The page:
Este blog tem como objetivo divulgar a Coleção Livro de Artista da Universidade Federal de Minas Gerais, a primeira coleção em uma biblioteca de universidade pública no Brasil. Iniciada em novembro de 2009 com a doação de um conjunto de livros de Alex Flemming, Guto Lacaz, Marilá Dardot e Paulo Bruscky. O acervo possui mais de 700 livros catalogados e atualmente é o maior acervo do Brasil.
Seth Siegelaub (ed)
CARL ANDRE ROBERT BARRY DOUGLAS HUEBLER JOSEPH KOSUTH SOL LEWITT ROBERT MORRIS LAWRENCE WEINER [also known as the ‘Xerox Book’]
Amsterdam: Stedelijk Museum Amsterdam /De Appel arts centre / Stichting Egress Foundation / Roma Publications, 2015
21 x 27,9
Originally published by Siegelaub/Wendler in 1968. Republished in December 2015 on the occasion of the exhibition Seth Siegelaub: Beyond Conceptual Art at the Stedelijk Museum Amsterdam.
Green as Well as Blue as Well as Red
Brest : Éditions Zédélé, 2012 [Jack Wendler, Londres, 1972]
17 x 12 cm
Publié avec le soutien de / published with the support of:
Centre national des arts plastiques (Cnap)
Lawrence Weiner is one of the pioneers of conceptual art according to which language is the best medium for art. That is why printed matter plays an essential role in his work, from the design of his own catalogues to his proper artist’s books: fifty since 1968.
Lawrence Weiner was one of seven artists included in the well-known publication/exhibition known familiarly as the Xerox Book that was published in New York in 1968 by Seth Siegelaub and John W. (Jack) Wendler. This Xerox Book was one of the auguries of conceptual art. In the same year Siegelaub, with assistance from the Louis Kellner Foundation, published Weiner’s first artist book: STATEMENTS. A few years later, in 1971, Siegelaub’s erstwhile partner Jack Wendler left New York and moved to London. He soon presented his first exhibition, which took the form of a printed card by Lawrence Weiner, and by the beginning of the next year had his own exhibition space. In addition, in 1972, he published Weiner’s ninth artist book: GREEN AS WELL AS BLUE AS WELL AS RED. As Weiner has said: THE BOOK CAME ABOUT BECAUSE OF AN EXHIBITION OF THE WORK AT JACK WENDLER’S GALLERY IN LONDON. I ASKED JACK IF HE WOULD MAKE A BOOK & AND HE SAID YES. HE FOUND A PRINTER & THE BOOK WAS MADE. This simple statement is at one with the kind of book that was published. GREEN AS WELL AS BLUE AS WELL AS RED was, like its eight predecessors, a container for terse verbal information. (It was not until his twelfth book, in 1973, that Weiner introduced photographs into his books.) When asked for two or three lines about the origins of this book, Weiner stated: THERE IS NOTHING TO SAY. A BOOK IS A BOOK FOR ALL THAT. Subsequently he added: THE BOOK IS ABOUT ITS CONTENTS. PERHAPS NOT AT ALL ABOUT THE SHELF IT FINDS ITSELF ON. And finally, given that this is a ‘little red book:’ (PERHAPS IT IS JUST BY CHANCE THAT IT LOOKS LIKE ONE OF MAO’S BOOKS.)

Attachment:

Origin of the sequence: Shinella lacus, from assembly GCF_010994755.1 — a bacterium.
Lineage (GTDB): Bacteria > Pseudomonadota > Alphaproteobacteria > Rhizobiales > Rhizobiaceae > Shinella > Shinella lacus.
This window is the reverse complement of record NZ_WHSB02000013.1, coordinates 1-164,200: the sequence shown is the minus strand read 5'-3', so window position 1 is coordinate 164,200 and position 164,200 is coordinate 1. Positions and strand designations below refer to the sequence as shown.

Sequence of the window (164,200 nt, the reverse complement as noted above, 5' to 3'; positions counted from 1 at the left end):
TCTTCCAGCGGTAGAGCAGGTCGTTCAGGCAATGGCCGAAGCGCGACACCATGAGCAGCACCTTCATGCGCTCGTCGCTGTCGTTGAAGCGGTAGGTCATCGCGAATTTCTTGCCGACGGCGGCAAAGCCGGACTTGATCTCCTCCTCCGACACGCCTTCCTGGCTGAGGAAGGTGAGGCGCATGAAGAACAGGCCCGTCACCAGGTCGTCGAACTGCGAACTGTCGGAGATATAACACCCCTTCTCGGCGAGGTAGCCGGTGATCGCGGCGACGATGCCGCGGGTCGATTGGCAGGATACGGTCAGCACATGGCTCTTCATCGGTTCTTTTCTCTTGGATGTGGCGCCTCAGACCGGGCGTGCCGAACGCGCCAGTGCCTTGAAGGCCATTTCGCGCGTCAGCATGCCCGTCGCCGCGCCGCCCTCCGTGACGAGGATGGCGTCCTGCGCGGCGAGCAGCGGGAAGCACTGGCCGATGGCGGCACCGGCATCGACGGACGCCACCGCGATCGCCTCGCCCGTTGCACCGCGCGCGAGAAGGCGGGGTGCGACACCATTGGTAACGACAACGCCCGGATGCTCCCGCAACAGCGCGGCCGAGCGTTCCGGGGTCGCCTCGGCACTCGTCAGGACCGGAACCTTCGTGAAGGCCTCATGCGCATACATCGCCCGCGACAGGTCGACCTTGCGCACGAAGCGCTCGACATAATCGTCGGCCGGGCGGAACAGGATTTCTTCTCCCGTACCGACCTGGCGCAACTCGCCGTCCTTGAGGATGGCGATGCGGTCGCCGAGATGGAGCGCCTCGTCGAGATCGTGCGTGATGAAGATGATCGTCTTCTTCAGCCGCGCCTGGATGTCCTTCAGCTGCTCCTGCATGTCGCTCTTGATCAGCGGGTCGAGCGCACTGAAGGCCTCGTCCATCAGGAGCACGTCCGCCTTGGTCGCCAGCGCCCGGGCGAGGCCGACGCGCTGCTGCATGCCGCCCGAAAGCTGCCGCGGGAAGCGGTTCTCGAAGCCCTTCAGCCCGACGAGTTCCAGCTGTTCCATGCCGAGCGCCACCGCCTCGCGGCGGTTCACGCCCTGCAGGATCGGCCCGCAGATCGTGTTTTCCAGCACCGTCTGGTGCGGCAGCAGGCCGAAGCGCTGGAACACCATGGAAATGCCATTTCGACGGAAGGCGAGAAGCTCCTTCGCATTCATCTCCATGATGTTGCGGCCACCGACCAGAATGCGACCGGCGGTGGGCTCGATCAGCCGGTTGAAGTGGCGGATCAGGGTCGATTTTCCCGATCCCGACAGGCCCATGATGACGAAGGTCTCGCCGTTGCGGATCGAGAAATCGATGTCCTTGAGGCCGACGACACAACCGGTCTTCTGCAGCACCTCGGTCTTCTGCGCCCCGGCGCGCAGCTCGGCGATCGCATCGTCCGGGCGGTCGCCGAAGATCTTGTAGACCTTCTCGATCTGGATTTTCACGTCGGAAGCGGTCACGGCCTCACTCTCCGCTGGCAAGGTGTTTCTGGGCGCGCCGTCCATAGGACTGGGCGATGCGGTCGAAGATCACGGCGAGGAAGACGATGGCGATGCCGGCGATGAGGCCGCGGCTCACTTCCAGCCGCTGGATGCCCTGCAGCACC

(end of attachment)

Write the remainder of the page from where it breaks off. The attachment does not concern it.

Livros mobiliam uma sala, mesmo: Lawrence Weiner sobre livros de artista
coordenação editorial: Regina Melim
tradução: Amir Brito Cadôr
revisão: Jorge Menna Barreto
projeto gráfico: Giorgia Mesquita
Livros mobiliam uma sala, mesmo: Lawrence Weiner sobre livros de artista trata-se de uma apresentação realizada por Lawrence Weiner no Symposium on Artists’ Books, patrocinado pelo Dia Foundation e pela Printed Matter, em Nova Iorque, em 1989. Segue abaixo um fragmento:
“O primeiro livro que eu fiz era chamado “Declarações” (Statements) – quero dizer, o primeiro livro a ocupar algum lugar. (…) O livro foi mal encadernado, de modo que agora, se alguém quiser ler, ele será destruído, o que é até engraçado. Além de mal encadernado, foi muito mal impresso. Mas aconteceu, circulou.”
Eric Doeringer, 1974- (Estados Unidos) The Xeroxed Book
Nova York : Copycat Publications , 2010.
Bound Photocopies, 8.5 x 11″, 185 p.
edition of 250
The Xeroxed Book is based on Carl Andre, Robert Barry, Douglas Huebler, Joseph Kosuth, Sol LeWitt, Robert Morris, Lawrence Weiner – an artists book published by Seth Siegelaub and John Wendler in 1969 that is more commonly known as The Xerox Book. The Xerox Book was conceived as an exhibition in book form: Siegelaub invited the seven titular artists to submit 25-page projects designed to be reproduced by the then-new technology of the photocopy. However, photocopying proved too expensive at the time, and the book was printed on a traditional offset press.
The Xeroxed Book is a photocopied edition of the Xerox Book. Being photocopied, The Xeroxed Book is perhaps closer to Siegelaub’s intent than the original book. However, as a second-generation copy, The Xeroxed Book displays the limitations of photocopying as a reproductive technology. Dust, page edges, distortions, and other familiar Xerox artifacts appear on every page, becoming as much a part of the reading experience as the original artists’ projects.